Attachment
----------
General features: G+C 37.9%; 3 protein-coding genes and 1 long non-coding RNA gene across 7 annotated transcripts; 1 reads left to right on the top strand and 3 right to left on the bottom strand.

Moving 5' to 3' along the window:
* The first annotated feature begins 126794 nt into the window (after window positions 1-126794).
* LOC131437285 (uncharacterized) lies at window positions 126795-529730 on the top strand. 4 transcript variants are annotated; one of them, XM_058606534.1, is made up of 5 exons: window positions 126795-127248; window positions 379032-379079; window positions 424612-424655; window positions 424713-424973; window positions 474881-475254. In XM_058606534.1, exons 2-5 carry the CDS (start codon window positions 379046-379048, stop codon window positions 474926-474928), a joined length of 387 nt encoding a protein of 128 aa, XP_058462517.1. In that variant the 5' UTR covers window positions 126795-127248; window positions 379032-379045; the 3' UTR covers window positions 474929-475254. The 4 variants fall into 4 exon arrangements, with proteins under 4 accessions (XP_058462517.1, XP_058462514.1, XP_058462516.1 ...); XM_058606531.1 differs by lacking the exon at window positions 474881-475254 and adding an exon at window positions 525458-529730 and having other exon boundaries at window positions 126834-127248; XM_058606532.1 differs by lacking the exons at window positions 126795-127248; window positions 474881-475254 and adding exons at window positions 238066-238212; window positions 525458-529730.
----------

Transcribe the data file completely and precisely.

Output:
General features: G+C 37.9%; 3 protein-coding genes and 1 long non-coding RNA gene across 7 annotated transcripts; 1 reads left to right on the top strand and 3 right to left on the bottom strand.

Moving 5' to 3' along the window:
* The first annotated feature begins 126794 nt into the window (after window positions 1-126794).
* LOC131437285 (uncharacterized) lies at window positions 126795-529730 on the top strand. 4 transcript variants are annotated; one of them, XM_058606534.1, is made up of 5 exons: window positions 126795-127248; window positions 379032-379079; window positions 424612-424655; window positions 424713-424973; window positions 474881-475254. In XM_058606534.1, exons 2-5 carry the CDS (start codon window positions 379046-379048, stop codon window positions 474926-474928), a joined length of 387 nt encoding a protein of 128 aa, XP_058462517.1. In that variant the 5' UTR covers window positions 126795-127248; window positions 379032-379045; the 3' UTR covers window positions 474929-475254. The 4 variants fall into 4 exon arrangements, with proteins under 4 accessions (XP_058462517.1, XP_058462514.1, XP_058462516.1 ...); XM_058606531.1 differs by lacking the exon at window positions 474881-475254 and adding an exon at window positions 525458-529730 and having other exon boundaries at window positions 126834-127248; XM_058606532.1 differs by lacking the exons at window positions 126795-127248; window positions 474881-475254 and adding exons at window positions 238066-238212; window positions 525458-529730.